How will your interpreters work with you to get your point across?

  • It helps to see your interpreters as your business partners and fellow interlocutors. The more they know about the purpose and background of your meetings, the better equipped they are to navigate your message through the white waters of linguistic and cultural differences. Professional interpreters' code of ethics is your guarantee that any information your interpreter became privy to during a meeting will remain strictly confidential.
  • You will surely have done your homework before your meeting. Let your interpreters do the same. If you are planning to use written documents or read statements, let your interpreters have them in advance. Any other background information, such as minutes of previous meetings, books of proceedings from previous conferences, or general information about your industry is always welcome and helpful. Ensure that you get the best service possible – share background knowledge with your interpreter.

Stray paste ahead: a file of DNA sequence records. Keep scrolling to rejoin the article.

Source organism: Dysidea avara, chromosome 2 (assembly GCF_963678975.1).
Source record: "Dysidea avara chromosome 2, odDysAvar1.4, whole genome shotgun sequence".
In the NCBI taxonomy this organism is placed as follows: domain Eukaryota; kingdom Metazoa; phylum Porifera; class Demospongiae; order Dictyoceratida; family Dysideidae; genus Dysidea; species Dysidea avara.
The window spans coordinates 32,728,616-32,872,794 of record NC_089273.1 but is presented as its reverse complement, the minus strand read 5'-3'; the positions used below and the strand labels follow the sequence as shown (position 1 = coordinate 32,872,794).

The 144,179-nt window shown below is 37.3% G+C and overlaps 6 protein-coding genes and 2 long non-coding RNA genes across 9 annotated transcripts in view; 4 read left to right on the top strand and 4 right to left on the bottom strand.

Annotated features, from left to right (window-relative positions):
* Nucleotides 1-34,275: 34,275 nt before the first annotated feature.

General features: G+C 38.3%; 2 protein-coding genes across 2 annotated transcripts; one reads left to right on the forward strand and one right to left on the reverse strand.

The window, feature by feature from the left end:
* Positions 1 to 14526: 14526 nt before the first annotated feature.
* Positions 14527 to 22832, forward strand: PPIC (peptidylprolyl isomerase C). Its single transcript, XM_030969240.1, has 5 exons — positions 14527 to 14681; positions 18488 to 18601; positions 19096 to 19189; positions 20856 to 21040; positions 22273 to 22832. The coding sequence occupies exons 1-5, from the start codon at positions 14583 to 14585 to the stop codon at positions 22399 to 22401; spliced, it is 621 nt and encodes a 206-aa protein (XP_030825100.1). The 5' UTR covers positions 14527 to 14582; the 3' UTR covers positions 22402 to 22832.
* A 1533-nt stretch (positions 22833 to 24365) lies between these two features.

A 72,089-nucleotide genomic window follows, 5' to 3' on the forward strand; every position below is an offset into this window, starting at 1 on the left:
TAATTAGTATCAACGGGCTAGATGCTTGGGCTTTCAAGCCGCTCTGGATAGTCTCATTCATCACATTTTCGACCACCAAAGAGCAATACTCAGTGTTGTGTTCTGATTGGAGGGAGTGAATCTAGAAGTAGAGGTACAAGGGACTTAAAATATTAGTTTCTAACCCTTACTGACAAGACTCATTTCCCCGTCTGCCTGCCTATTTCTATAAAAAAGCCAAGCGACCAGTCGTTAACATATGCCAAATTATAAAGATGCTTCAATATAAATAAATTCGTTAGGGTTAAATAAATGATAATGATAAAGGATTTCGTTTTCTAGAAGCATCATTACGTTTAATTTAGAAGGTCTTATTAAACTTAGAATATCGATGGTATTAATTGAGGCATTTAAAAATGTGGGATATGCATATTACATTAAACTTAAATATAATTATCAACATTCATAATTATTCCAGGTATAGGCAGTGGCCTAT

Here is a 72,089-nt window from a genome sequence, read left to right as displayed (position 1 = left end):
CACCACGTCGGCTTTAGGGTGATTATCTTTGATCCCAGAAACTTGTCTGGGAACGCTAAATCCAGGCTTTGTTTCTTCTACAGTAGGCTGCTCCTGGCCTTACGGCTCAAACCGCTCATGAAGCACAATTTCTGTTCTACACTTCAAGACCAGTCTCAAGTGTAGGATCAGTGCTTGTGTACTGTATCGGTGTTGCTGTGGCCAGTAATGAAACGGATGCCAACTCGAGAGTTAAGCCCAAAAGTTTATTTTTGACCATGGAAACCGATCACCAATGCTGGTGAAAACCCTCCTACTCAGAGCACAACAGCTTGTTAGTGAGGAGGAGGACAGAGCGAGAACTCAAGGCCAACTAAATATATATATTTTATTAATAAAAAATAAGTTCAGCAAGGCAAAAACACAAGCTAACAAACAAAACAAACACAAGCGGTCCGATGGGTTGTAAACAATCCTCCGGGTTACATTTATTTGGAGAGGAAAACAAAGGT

• Good consecutive interpreters take notes as you speak, and can interpret long sequences (up to 10 minutes). However, even the best interpreter can get overwhelmed by a long list of numbers, abbreviations and names delivered at top speed, and your audience's patience will be tested if you speak for 10 minutes before you let the interpreter step in. Stick to the middle of the road: your best bet is to finish a thought, and give yourself time to prepare for the next bit while the interpreter renders it in your audience's language.
  • If you are using simultaneous interpretation, bear in mind that a rushed delivery makes it difficult to follow for your listeners and adjust your pace
  • Always let your interpreter see whatever your audience sees, hear whatever your audience hears, and read whatever you are reading out.
  • Do not hesitate to ask your interpreter about topics, gestures and attitudes that may be considered inappropriate by your target audience.
  • Additional tips on working with interpreters can be found, for example, on the website of the Joint Interpreting and Conference Service of the European Union or the International Association of Conference Interpreters